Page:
If an operator were asked to list the most important safety factors in a bus and motorcoach operation, what comes to mind as the five most important points?
Chances are slim to none that dispatch made that list. Many passenger transportation companies do not realize the dispatcher often is the forgotten ingredient in the safety soup.
An effective dispatch department can keep a motorcoach operation feeling less like a circus, and more like a well-oiled machine. As a central hub of an operation, dispatch is like the ringleader, capable of taming the beast—or at least keeping the chaos organized, and putting out fires with quick thinking and problem solving.
Jason Pollard, a quick thinking operator for Connecticut Transit (CTTRANSIT), Hartford, CT, and a team of supervisors faced a bizarre scene an agency could never anticipate. Deadheading an empty bus to his route start one early morning in late January, Pollard encountered a man and a woman in the breakdown lane running toward him. As she approached, he realized the woman was trying to escape a frenzied attacker.
The motorcoach industry is peppered with proof that family-owned and operated businesses can take management transitions in stride. There may be differences in management styles and temperaments, advances in technology and the changing face of today’s economy to contend with, but with proper steps and a little planning, the process can strengthen both the company and the family.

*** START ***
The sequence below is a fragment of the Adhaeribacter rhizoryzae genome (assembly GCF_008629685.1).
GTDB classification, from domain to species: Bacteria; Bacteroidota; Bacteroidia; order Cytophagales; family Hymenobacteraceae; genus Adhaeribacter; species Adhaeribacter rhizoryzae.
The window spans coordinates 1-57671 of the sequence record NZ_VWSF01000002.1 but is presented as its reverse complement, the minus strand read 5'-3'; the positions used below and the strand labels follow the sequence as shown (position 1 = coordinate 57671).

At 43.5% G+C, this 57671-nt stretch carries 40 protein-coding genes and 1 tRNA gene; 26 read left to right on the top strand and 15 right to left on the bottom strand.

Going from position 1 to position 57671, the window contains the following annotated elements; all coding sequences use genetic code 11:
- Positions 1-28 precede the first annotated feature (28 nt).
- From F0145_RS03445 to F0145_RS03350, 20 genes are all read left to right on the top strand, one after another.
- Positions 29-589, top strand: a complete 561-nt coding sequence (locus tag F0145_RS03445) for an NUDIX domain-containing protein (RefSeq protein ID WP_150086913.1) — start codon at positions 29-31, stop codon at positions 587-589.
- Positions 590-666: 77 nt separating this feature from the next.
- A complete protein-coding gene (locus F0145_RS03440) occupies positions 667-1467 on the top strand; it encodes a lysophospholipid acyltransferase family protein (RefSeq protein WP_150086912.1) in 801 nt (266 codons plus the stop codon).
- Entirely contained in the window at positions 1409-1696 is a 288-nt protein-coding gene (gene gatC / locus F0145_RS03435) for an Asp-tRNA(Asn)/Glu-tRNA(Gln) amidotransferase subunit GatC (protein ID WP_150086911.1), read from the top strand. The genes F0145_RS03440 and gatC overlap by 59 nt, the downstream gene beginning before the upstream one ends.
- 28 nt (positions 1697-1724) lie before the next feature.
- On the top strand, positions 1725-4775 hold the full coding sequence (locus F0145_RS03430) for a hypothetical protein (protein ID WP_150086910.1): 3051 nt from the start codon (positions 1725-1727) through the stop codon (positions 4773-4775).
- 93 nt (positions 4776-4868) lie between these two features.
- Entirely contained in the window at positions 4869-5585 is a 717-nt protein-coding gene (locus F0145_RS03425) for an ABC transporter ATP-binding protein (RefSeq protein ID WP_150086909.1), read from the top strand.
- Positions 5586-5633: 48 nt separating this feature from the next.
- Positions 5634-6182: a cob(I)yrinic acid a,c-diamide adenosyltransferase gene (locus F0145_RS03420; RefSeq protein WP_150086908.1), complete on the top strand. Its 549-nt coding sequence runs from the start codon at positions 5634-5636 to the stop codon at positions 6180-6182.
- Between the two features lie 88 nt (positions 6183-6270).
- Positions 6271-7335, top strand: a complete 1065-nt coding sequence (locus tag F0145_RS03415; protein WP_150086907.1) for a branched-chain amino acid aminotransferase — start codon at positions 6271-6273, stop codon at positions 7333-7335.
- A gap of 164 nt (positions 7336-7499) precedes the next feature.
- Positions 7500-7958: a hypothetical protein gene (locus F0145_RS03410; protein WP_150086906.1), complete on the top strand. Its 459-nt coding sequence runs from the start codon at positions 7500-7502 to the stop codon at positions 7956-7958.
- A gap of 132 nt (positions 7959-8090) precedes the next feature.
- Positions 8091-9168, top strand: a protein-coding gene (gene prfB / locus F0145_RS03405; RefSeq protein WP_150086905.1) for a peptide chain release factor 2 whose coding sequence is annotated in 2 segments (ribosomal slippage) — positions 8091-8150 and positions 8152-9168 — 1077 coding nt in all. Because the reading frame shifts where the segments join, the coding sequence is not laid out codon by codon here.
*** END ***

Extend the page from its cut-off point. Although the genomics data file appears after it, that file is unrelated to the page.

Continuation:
Public and private coach operators across the country are vying for and receiving federal funding under the recently passed American Recovery and Reinvestment Act (ARRA), more commonly known as stimulus funding.
There is a lot of talk these days about shovel-ready projects. While it would be difficult to actually find a shovel on the production line of the Motor Coach Industries (MCI) factory in Pembina, ND, it is fair to say the nearly 250 workers at that facility are wrench-ready.